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AIDS Behav. 2019 May;23(5):1258-1266. doi: 10.1007/s10461-018-2226-y.

Engagement in Maximally-Assisted Therapy and Adherence to Antiretroviral Therapy Among a Cohort of Indigenous People Who Use Illicit Drugs.

Author information

1
British Columbia Centre on Substance Use, Vancouver, Canada.
2
Interdisciplinary Studies Graduate Program, University of British Columbia, Vancouver, Canada.
3
First Nations Health Authority, BC Provincial Government, Vancouver, Canada.
4
Division of AIDS, Department of Medicine, University of British Columbia, Vancouver, Canada.
5
School of Public Policy, Simon Fraser University, Vancouver, Canada.
6
School of Population and Public Health, University of British Columbia, Vancouver, Canada.
7
British Columbia Centre for Excellence in HIV/AIDS, Vancouver, Canada.
8
British Columbia Centre on Substance Use, Vancouver, Canada. bccsu-mjsm@bccsu.ubc.ca.
9
Division of AIDS, Department of Medicine, University of British Columbia, Vancouver, Canada. bccsu-mjsm@bccsu.ubc.ca.

Abstract

Throughout the world, Indigenous populations experience a disproportionate burden of HIV infection. Maximally-assisted therapy (MAT) is an interdisciplinary care intervention that includes ART dispensation to support individuals with a history of addiction and homelessness. This study sought to longitudinally evaluate the relationship between engagement in MAT and achieving optimal adherence using data from an ongoing cohort of HIV-positive individuals who use drugs in Vancouver, Canada, where HIV/AIDS treatment is offered at no cost. Between December 2005 and November 2016, 354 HIV-positive Indigenous participants were enrolled and data were analyzed using generalized mixed-effects (GLMM) and marginal structural modeling. In both multivariable analyses, engagement in MAT was independently associated with optimal adherence to ART (GLMM: AOR = 4.92, 95% CI 3.18-7.62; marginal structural model: AOR = 5.76, 95% CI 3.34-9.96). MAT-based programmes could be a part of a renewed evidence-base to elevated levels of preventable HIV/AIDS-associated morbidity, mortality and viral transmission among Indigenous peoples in Canada.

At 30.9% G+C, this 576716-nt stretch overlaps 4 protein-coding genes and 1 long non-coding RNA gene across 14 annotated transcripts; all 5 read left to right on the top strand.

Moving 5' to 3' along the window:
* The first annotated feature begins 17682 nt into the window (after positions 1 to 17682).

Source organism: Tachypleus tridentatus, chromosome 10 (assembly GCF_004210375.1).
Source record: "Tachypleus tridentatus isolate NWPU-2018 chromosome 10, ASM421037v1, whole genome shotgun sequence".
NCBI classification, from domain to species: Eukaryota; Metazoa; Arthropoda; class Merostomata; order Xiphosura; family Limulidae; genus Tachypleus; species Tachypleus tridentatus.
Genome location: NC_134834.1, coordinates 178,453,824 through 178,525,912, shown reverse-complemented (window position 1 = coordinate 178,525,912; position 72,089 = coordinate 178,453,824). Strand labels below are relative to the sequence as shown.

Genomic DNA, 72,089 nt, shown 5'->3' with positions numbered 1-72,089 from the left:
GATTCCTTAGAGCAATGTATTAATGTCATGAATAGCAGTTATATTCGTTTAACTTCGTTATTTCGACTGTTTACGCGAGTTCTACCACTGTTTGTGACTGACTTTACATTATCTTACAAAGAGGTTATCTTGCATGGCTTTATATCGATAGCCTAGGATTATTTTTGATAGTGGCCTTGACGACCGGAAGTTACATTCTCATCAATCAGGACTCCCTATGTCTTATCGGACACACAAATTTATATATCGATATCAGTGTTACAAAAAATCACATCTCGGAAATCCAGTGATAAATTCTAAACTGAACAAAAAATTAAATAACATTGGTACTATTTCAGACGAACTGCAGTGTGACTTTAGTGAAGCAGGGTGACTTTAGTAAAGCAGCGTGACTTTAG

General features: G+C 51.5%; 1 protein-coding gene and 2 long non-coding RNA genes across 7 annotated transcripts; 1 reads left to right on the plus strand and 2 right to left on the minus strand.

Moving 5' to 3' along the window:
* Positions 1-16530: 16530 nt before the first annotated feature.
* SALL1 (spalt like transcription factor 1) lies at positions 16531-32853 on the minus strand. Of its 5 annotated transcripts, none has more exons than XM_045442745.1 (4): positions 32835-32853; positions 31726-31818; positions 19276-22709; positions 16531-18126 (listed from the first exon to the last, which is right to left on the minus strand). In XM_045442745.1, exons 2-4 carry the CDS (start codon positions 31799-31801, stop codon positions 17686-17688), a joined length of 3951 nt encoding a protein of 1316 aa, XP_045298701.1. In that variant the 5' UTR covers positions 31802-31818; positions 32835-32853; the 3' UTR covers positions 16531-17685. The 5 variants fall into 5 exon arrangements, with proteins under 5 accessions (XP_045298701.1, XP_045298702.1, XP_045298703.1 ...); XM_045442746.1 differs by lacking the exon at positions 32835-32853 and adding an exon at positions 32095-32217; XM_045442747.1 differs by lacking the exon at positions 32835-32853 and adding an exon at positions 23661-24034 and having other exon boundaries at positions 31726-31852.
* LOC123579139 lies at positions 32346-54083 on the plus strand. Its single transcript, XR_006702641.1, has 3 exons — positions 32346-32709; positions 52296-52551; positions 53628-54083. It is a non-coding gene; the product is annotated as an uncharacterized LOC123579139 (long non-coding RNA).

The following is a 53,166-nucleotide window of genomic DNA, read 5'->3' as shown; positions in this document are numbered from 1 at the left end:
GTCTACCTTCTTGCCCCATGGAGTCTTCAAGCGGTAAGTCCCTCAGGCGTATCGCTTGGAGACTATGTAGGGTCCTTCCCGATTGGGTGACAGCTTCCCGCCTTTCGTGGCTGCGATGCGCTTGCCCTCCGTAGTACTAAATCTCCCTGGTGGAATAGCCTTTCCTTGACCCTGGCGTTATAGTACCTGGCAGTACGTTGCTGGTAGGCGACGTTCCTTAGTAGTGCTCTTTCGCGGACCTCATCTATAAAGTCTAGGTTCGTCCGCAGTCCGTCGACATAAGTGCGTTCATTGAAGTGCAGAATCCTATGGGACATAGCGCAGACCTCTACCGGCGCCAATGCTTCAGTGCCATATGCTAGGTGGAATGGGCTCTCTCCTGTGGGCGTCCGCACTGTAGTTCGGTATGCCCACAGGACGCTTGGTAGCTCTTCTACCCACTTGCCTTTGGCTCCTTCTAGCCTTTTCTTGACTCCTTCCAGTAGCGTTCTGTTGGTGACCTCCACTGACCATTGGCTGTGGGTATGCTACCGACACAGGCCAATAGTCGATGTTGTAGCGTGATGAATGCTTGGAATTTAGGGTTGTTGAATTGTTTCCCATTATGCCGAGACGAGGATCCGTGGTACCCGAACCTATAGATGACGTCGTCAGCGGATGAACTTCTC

KEYWORDS:

Antiretroviral therapy; Canada; HIV; HIV interventions; Indigenous people; People who use drugs

PMID:
30269233
PMCID:
PMC6440861
[Available on 2020-05-01]
DOI:
10.1007/s10461-018-2226-y

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